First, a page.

Separation of concerns in feature diagram languages: A systematic survey

Research output: Contribution to journalArticle

Abstract

The need for flexible customization of large feature-rich software systems, according to requirements of various stakeholders, has become an important problem in software development. Among the many software engineering approaches dealing with variability management, the notion of Software Product Line (SPL) has emerged as a major unifying concept. Drawing from established disciplines of manufacturing, SPL approaches aim to design repertoires of software artifacts, from which customized software systems for specific stakeholder requirements can be developed. A major difficulty SPL approaches attempt to address is the modularization of software artifacts, which reconciles the user's needs for certain features and the development and technical constraints. Towards this end, many SPL approaches use feature diagrams to describe possible configurations of a feature set. There have been several proposals for feature diagram languages with varying degrees of expressiveness, intuitiveness, and precision. However, these feature diagram languages have limited scalability when applied to realistic software systems. This article provides a systematic survey of various concerns of feature diagrams and ways in which concerns have been separated. The survey shows how the uncertainty in the purpose of feature diagram languages creates both conceptual and practical limitations to scalability of those languages.

Original languageEnglish
Article number2501665
JournalACM Computing Surveys
Volume45
Issue number4
DOIs
Publication statusPublished - 1 Aug 2013

Fingerprint

Software Product Lines
Scalability
Software engineering
Diagram
Software System
Modularization
Software
Customization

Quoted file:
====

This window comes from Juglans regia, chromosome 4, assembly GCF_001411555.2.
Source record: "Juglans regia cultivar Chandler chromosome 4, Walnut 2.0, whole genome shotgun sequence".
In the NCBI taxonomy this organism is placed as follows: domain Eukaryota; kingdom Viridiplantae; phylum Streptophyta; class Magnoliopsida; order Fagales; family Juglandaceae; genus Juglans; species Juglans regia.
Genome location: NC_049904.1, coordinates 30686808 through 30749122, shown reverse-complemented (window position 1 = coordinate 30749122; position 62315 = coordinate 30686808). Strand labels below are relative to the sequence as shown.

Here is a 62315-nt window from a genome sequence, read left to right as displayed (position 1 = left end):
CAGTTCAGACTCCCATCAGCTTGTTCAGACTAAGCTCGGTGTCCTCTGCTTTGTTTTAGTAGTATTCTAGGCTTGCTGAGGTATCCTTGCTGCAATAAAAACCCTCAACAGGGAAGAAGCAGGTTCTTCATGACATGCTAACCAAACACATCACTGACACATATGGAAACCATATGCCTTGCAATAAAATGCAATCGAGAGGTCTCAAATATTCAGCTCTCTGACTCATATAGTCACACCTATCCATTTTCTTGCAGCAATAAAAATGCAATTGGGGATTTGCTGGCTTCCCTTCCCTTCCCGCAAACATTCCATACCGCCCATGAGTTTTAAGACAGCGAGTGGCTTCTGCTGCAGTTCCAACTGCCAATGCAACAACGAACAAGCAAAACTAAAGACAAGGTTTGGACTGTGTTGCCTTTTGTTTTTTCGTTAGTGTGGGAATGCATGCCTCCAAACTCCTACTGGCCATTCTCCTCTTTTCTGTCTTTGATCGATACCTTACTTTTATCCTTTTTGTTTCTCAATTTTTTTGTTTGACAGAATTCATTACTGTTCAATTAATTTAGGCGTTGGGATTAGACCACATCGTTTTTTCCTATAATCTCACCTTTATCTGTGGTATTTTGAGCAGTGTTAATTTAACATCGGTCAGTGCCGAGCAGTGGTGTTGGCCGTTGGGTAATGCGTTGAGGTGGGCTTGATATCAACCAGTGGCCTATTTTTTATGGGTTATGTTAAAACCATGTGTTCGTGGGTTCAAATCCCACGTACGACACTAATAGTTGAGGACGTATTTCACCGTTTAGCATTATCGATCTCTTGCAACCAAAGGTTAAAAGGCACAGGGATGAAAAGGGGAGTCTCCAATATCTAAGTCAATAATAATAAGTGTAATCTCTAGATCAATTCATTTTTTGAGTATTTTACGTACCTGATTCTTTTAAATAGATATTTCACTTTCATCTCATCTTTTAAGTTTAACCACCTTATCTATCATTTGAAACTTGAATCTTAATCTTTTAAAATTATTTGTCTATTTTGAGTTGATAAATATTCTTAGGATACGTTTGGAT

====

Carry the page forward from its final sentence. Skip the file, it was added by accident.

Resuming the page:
Requirements
Expressiveness
Software Engineering
Software Development
Manufacturing
Language
Uncertainty
Configuration

Keywords

  • Feature diagram
  • Separation of concerns
  • Software product line
  • Variability

Cite this

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title = "Separation of concerns in feature diagram languages: A systematic survey",
abstract = "The need for flexible customization of large feature-rich software systems, according to requirements of various stakeholders, has become an important problem in software development. Among the many software engineering approaches dealing with variability management, the notion of Software Product Line (SPL) has emerged as a major unifying concept. Drawing from established disciplines of manufacturing, SPL approaches aim to design repertoires of software artifacts, from which customized software systems for specific stakeholder requirements can be developed. A major difficulty SPL approaches attempt to address is the modularization of software artifacts, which reconciles the user's needs for certain features and the development and technical constraints. Towards this end, many SPL approaches use feature diagrams to describe possible configurations of a feature set. There have been several proposals for feature diagram languages with varying degrees of expressiveness, intuitiveness, and precision. However, these feature diagram languages have limited scalability when applied to realistic software systems. This article provides a systematic survey of various concerns of feature diagrams and ways in which concerns have been separated. The survey shows how the uncertainty in the purpose of feature diagram languages creates both conceptual and practical limitations to scalability of those languages.",
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Separation of concerns in feature diagram languages : A systematic survey. / Hubaux, Arnaud; Tun, Thein Than; Heymans, Patrick.

In: ACM Computing Surveys, Vol. 45, No. 4, 2501665, 01.08.2013.

Research output: Contribution to journalArticle

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